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Glover Bight in Cape Coral Florida – Under the Boardwalk

About three-quarters of the way down Rose Garden Road in Cape Coral there is a small, usually empty parking lot on the left with a sign that says “Glover Bight Trail“. The”path“It’s actually one of Cape Coral’s newer boardwalks. At 1,500 feet, it winds through exposed saltwater wetlands and marshes toward an observation deck overlooking Glover Bight. The bay itself is a small Bay and anchorage at the mouth of the Caloosahatchee River It is also one of the few remaining ecosystems that are home to the small-toothed sawfish, a dwindling species that has been in danger of extinction since 2003.

The Glover Bight Boardwalk begins at the immediate edge of the parking lot, marked by the only opening offered by tightly knit mangroves. Leaving my lonely car behind, I entered the green hallway of trees. The temple of nature is located under a canopy of leaves. Sun and shadows bounced and crawled against each other, across my skin, while living vegetation rubbed shoulders with the mid-spring breeze. Bright white sunlight made its way through the clustered and clustered branches, falling in mosaic patterns on everything in sight.

Walking the boardwalk in Southwest Florida is a pleasant, if predictable, experience. Having traveled along dozens of protected wetland walkways, I generally know what to expect when entering. Always the same gray non-slip material underfoot. Many trees. Some flying insects. Invisible spider webs that wrap around your face. I wonder where the hell the spider ended up. Mud with noxious odor in the dry season. Crocodile water in the rainy season. Mysterious noises in the bush and the unlikely snapping of twigs in all directions. What makes those noises? And, most importantly, no other people … even when the weather is perfect.

This lack of pedestrians makes the whole concept of the promenade enigmatic to me. I think of modern commercial and residential development. I think of the suburban sprawl. I think about how difficult it is to get a government, even a city government, to do something for the sake of nature or the enjoyment of conservationists. I think of the emotionless bureaucratic systems that we have voluntarily established. Then I look at the miles of little-known but immaculately maintained boardwalks running through this part of our state, mindfulness mazes, reminders of how much we’ve already lost, and inspirations of how important it is to save what we’ve left behind.

All of these thoughts leave me wondering how any of these boardwalks were built in the first place. I’m not naive … I realize that most parks and conservation areas are token public relations tithes that local governments force money-hungry developers to pay before they are allowed to rape and loot parcels much larger natural beauty. But who were they built for? Who uses these places?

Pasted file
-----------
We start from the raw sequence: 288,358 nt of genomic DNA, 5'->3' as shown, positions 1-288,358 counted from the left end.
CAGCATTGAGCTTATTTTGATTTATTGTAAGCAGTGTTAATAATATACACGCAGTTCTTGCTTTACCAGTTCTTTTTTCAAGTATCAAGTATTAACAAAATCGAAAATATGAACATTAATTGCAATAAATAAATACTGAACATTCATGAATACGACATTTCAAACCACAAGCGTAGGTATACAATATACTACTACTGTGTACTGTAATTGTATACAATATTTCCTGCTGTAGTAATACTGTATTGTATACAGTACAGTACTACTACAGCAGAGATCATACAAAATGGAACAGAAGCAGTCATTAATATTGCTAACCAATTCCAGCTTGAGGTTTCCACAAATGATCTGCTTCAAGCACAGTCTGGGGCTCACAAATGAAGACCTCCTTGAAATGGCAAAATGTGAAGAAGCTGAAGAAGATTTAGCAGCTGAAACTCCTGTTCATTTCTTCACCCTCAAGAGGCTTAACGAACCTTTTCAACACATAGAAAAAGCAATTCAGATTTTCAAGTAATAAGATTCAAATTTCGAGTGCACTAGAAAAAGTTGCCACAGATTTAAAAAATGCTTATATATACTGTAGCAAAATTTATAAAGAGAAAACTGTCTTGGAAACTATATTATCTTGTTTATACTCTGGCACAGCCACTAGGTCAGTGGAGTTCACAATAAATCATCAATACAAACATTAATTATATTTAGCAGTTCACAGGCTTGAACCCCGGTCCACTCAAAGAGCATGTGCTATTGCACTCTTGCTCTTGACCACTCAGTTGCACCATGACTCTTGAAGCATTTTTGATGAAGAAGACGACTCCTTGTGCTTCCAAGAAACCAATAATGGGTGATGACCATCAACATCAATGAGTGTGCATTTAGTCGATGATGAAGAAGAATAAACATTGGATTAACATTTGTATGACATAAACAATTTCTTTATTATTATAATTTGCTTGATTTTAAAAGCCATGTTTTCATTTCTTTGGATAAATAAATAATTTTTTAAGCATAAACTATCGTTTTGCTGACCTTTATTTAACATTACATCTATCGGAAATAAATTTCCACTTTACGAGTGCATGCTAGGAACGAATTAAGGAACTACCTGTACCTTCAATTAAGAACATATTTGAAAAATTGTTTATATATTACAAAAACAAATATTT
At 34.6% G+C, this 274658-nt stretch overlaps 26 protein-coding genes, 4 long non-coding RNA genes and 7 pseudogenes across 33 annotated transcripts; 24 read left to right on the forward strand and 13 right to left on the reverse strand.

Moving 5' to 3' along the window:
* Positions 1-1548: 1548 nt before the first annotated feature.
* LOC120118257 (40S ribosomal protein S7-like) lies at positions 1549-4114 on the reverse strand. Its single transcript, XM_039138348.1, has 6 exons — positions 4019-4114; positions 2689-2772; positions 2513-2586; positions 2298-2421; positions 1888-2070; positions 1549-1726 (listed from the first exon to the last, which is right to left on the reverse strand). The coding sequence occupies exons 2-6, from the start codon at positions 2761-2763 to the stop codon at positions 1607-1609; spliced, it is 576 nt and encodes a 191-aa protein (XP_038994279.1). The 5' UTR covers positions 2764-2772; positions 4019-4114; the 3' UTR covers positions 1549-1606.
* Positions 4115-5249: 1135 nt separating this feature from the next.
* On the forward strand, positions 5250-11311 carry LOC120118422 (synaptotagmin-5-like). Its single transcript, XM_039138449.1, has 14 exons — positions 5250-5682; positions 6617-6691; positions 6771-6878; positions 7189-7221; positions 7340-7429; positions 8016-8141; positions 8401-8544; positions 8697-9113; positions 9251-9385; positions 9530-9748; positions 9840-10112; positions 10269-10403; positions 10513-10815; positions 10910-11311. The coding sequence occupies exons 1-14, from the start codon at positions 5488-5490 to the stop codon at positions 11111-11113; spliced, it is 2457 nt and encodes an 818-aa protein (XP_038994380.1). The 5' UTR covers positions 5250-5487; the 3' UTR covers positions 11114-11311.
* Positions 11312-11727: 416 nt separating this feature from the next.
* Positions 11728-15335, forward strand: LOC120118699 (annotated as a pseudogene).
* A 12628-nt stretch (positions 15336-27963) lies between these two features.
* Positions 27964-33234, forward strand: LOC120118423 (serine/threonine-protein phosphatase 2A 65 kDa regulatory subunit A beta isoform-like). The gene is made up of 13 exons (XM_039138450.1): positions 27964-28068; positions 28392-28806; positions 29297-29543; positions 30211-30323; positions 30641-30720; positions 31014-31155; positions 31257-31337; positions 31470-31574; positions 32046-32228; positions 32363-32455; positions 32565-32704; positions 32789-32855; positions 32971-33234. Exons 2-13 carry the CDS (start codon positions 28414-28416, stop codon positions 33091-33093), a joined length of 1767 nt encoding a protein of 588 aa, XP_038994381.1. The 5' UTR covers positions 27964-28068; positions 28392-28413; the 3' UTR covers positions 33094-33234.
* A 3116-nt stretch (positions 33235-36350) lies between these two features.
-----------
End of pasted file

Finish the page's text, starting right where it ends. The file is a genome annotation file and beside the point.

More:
I mean, I have Never I have been a great admirer of other human beings, so it is completely logical for me to frequent these sanctuaries without people. But where is everyone else? Am I the only visitor?

I often see evidence that others have walked before me. I read their travels in the empty beer cans, chocolate bar wrappers, and scattered pieces of clothing they left behind. Why do I find single shoes and pairs of pants in nature?

I am not always completely alone. Every now and then I see other people out there. The divorced father with his son for the weekend. The determined dog walker. The middle-aged woman who enjoys the outdoors with her worn cane. All taking silent, insistent steps and adhering to their self-imposed vows of silence. We pass each other, silent and suspicious, barely making eye contact … we return to surface awareness until the dishonest footsteps fade and our deep communion with nature pulls us back under its spell.

We come to the boardwalks and nature trails to be alone, away from other people. Some of us are responding to a primordial call for the little bits of landscape that money and pollution have not yet changed or ruined. Some of us need a place away from parents, spouses, and other authority figures. Some of us need a safe place to exercise. Some of us look for a place to drink underage beers and smoke illegal substances. Some of us need a quiet place to think or heal. Today I come to look for the words to fill this unwritten idea of ​​a personal essay.

Walking through the mangroves instantly takes me elsewhere. Scents change, from car exhaust and hot pavement to oxygen and compost released by plants. Memories linked to my sense of smell crackle electromagnetically and make their way into visual existence. Scenes from my adventurous childhood are organically mounted in my thoughts.

After-school hours and on weekends gave me plenty of time to explore all the nooks and crannies of my hometown. I would go out on foot and follow the paths and paths that were revealed to me.

In the future, there is a stark contrast between my childhood and the adult perceptions of the places I came across. Knee deep in the creek mud… septic runoff. On a wide, clear road through the woods… the right-of-way of a high-voltage power line increases my chances of childhood cancer. Climb fences and investigate disused factory buildings… illegal break-in. Digging an intriguing depression in a small patch of forest, possibly a Native American bonfire… shuddering at the expression on the old man’s face when he told us angrily that we were digging a grave that contained the charred remains of several of his previous dogs.